Then we are in the church again, and while the congregation is praying, Donald gets up and walks across the aisle to this grown woman who is sitting there in her early-Eisenhower-administration underwear, and Donald begins to touch her up. Then he is in a cell – which is the pastor’s room – and the pastor is telling him he must purge all thoughts of lust from his head and close his eyes. He passes his hand over Donald’s eyes, but they stay open. And the boy tells the pastor he can’t stop these thoughts. So the pastor warns him, “If you think about it beyond this moment God will strike you down.”

And we see Donald look up and around, like a kid searching for a bat in the rafters. And you know he’s still thinking the forbidden thoughts. And the pastor hits him. Cut! We have this huge landscape of snowy Alaska, with a road that is empty except for the figure of a boy who is trudging away into the distance that is the rest of the world, and the future, and Hollywood!

Now, perhaps you’re protesting that this is hardly decent or properly factual for an obituary. Let me make the case that it’s the way Don Simpson would have wanted it, that it balances the dream and the facts in just the way Don practised. All the things I quoted are from Simpson himself as he reflected on his early life in James Toback’s documentary film, The Big Bang. When he did that, in 1990, Simpson was a very big wheel in Hollywood, but there he was, happily telling stories on himself. Why? You have to wonder. Most of Hollywood’s powerful people wouldn’t confess to the truth under torture. But Simpson wanted to be in Toback’s movie because he’s always had this driving ambition to act. It hadn’t worked out, so he’d turned the desire aside: he played himself; he was “Don Simpson”, and we weren’t. That’s the best reason for the opening I’ve given you. But now it’s time to be a little more critical of Don’s movie.

He didn’t walk out of Alaska as a child. The walk is too long, and Don always wanted such staples as functional bathrooms. That he was a very bad boy in Anchorage is not in doubt. But he left at the requisite age to attend the University of Oregon, where he was a prize student. Although his subsequent films give no hint of this, Don was a bit of an intellectual: indeed, he would sometimes say that he hired in call girls for the weekend so as to discuss Dostoevsky – once the formalities had been transacted.

So he is out of university some time in the late Sixties, which is about as close to the Baptist hell as we’re going to get – unless there’s a meltdown in every last vestige of order. He had reached San Francisco, where the attempt at meltdown was being earnestly pursued. He was working for a showbusiness advertising agency and running publicity for the First International Erotic Film Festival. This is important, because – despite the Dostoevsky – Don had a very basic attitude to the movies: he was for sensation, speed, violence, nudity, getting the point straightaway, and things the public had never seen or done before.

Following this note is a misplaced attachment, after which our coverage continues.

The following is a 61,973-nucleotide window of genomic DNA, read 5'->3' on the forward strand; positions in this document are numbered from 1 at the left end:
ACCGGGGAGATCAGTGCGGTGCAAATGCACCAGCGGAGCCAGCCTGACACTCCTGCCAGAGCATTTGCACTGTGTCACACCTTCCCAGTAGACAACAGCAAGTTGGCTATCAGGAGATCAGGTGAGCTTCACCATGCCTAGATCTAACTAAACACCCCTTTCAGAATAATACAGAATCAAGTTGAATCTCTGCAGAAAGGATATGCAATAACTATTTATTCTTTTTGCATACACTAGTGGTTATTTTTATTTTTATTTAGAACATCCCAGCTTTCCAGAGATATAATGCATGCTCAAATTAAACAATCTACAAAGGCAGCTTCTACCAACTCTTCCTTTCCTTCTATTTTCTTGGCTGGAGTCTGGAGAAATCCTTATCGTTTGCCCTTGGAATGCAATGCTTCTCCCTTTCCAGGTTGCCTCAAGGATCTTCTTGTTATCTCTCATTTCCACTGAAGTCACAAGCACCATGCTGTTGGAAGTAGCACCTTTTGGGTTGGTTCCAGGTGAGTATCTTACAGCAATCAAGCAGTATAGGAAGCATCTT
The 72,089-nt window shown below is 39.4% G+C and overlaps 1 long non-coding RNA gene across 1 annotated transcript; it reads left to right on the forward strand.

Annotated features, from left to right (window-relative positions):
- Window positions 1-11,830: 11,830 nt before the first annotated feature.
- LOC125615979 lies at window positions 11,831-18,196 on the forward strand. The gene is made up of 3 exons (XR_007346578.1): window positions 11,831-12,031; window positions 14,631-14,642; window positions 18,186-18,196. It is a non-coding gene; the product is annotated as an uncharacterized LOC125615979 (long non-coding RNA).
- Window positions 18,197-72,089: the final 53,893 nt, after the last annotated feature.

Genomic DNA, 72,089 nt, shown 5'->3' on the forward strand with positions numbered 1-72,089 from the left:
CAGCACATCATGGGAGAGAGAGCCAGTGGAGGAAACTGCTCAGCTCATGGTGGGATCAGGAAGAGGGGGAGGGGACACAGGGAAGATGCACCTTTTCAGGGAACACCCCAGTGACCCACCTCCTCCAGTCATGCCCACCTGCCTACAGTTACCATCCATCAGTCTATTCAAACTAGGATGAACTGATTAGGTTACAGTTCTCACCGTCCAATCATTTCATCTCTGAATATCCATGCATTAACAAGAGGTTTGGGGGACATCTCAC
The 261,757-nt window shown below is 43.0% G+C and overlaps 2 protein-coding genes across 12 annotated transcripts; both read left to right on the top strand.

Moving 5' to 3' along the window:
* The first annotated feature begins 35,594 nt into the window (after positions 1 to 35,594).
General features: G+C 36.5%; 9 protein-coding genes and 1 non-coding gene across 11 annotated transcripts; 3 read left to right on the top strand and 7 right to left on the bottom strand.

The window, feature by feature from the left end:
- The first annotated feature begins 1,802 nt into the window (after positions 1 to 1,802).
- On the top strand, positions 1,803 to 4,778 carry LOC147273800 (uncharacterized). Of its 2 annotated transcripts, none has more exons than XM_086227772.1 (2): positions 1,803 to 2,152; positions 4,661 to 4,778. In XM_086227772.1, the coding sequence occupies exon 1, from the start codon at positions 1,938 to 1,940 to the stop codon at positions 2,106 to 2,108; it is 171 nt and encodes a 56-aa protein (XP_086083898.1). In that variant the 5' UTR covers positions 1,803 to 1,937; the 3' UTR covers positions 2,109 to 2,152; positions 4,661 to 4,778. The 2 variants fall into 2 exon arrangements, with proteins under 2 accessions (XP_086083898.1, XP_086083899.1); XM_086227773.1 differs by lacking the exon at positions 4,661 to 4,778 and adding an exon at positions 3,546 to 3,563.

Don got his Hollywood opportunity thanks to an executive at Warners named Joe Hyams. Joe has since acquired fame and prestige for being “vice- president for Clint” – he is the person at Warners who keeps Clint Eastwood happy. Hyams has enormous wit and charm, both of which stem from the way he talks like a supporting character in a Billy Wilder film. He is always on, always sounding like a smart screenplay. This isn’t, any longer, an act. It’s Hollywood entering the nervous system; it’s the way picture people always seem to be in their own movie. This made Don. He saw that he could be himself and be fictional at the same time. The role he chose was that of tough, self-destructive candour, the kind of macho boast that is its own mockery. There was no need to be himself, or find himself – he had his act down.

At Warners, for several years, Don was in marketing on youth-exploitation pictures. Then, in 1973, he was stolen by Paramount – these were the last heady days of that studio, when it was run by Robert Evans first, and then by Barry Diller and Michael Eisner. Don was their prize dog: they loved his flamboyant fierceness; his exuberant routine of looking to lay every woman he met; his confidence that a movie could be expressed and described in a couple of sentences, maximum; and his enormous capacity for fun, money, debauchery and drugs. More or less, the average Hollywood tycoon prefers to be discreet about that plunder. But Don was an animal, and the suave masters in silk suits were tickled that he was so naked, so acting out with it.